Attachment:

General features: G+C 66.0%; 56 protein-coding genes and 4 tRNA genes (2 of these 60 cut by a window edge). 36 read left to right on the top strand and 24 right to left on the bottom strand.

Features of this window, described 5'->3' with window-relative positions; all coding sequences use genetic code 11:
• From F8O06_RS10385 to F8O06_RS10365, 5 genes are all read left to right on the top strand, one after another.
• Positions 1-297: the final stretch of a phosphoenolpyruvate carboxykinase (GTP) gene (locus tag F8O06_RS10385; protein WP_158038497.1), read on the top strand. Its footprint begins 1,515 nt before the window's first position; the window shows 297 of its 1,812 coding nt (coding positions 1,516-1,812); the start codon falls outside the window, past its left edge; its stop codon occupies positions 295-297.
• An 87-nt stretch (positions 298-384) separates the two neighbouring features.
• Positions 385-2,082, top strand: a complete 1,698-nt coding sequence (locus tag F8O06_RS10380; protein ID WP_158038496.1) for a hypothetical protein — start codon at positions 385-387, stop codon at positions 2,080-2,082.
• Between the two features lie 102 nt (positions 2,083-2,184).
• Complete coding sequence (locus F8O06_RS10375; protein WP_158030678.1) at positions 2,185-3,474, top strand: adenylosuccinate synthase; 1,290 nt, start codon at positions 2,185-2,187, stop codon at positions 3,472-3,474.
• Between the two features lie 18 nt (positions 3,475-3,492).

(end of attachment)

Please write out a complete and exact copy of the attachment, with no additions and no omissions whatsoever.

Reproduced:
General features: G+C 66.0%; 56 protein-coding genes and 4 tRNA genes (2 of these 60 cut by a window edge). 36 read left to right on the top strand and 24 right to left on the bottom strand.

Features of this window, described 5'->3' with window-relative positions; all coding sequences use genetic code 11:
• From F8O06_RS10385 to F8O06_RS10365, 5 genes are all read left to right on the top strand, one after another.
• Positions 1-297: the final stretch of a phosphoenolpyruvate carboxykinase (GTP) gene (locus tag F8O06_RS10385; protein WP_158038497.1), read on the top strand. Its footprint begins 1,515 nt before the window's first position; the window shows 297 of its 1,812 coding nt (coding positions 1,516-1,812); the start codon falls outside the window, past its left edge; its stop codon occupies positions 295-297.
• An 87-nt stretch (positions 298-384) separates the two neighbouring features.
• Positions 385-2,082, top strand: a complete 1,698-nt coding sequence (locus tag F8O06_RS10380; protein ID WP_158038496.1) for a hypothetical protein — start codon at positions 385-387, stop codon at positions 2,080-2,082.
• Between the two features lie 102 nt (positions 2,083-2,184).
• Complete coding sequence (locus F8O06_RS10375; protein WP_158030678.1) at positions 2,185-3,474, top strand: adenylosuccinate synthase; 1,290 nt, start codon at positions 2,185-2,187, stop codon at positions 3,472-3,474.
• Between the two features lie 18 nt (positions 3,475-3,492).